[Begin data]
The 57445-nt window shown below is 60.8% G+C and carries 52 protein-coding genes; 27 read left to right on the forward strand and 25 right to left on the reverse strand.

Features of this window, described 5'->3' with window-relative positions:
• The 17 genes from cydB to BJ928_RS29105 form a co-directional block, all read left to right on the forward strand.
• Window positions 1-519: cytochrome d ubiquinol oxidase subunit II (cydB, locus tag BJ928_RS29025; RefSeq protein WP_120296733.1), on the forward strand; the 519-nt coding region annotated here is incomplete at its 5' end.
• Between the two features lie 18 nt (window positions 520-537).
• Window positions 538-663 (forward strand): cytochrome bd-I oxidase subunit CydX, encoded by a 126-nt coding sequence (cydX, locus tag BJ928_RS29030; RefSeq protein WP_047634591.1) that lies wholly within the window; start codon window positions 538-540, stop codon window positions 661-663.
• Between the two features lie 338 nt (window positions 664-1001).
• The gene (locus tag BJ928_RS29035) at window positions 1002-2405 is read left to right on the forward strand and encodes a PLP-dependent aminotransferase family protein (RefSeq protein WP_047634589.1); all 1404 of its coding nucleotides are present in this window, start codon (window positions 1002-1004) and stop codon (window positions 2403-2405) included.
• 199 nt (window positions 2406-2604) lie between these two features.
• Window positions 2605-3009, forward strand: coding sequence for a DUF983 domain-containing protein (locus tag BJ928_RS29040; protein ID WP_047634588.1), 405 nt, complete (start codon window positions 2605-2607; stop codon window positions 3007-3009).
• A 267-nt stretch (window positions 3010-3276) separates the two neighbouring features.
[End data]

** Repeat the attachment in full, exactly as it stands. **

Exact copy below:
The 57445-nt window shown below is 60.8% G+C and carries 52 protein-coding genes; 27 read left to right on the forward strand and 25 right to left on the reverse strand.

Features of this window, described 5'->3' with window-relative positions:
• The 17 genes from cydB to BJ928_RS29105 form a co-directional block, all read left to right on the forward strand.
• Window positions 1-519: cytochrome d ubiquinol oxidase subunit II (cydB, locus tag BJ928_RS29025; RefSeq protein WP_120296733.1), on the forward strand; the 519-nt coding region annotated here is incomplete at its 5' end.
• Between the two features lie 18 nt (window positions 520-537).
• Window positions 538-663 (forward strand): cytochrome bd-I oxidase subunit CydX, encoded by a 126-nt coding sequence (cydX, locus tag BJ928_RS29030; RefSeq protein WP_047634591.1) that lies wholly within the window; start codon window positions 538-540, stop codon window positions 661-663.
• Between the two features lie 338 nt (window positions 664-1001).
• The gene (locus tag BJ928_RS29035) at window positions 1002-2405 is read left to right on the forward strand and encodes a PLP-dependent aminotransferase family protein (RefSeq protein WP_047634589.1); all 1404 of its coding nucleotides are present in this window, start codon (window positions 1002-1004) and stop codon (window positions 2403-2405) included.
• 199 nt (window positions 2406-2604) lie between these two features.
• Window positions 2605-3009, forward strand: coding sequence for a DUF983 domain-containing protein (locus tag BJ928_RS29040; protein ID WP_047634588.1), 405 nt, complete (start codon window positions 2605-2607; stop codon window positions 3007-3009).
• A 267-nt stretch (window positions 3010-3276) separates the two neighbouring features.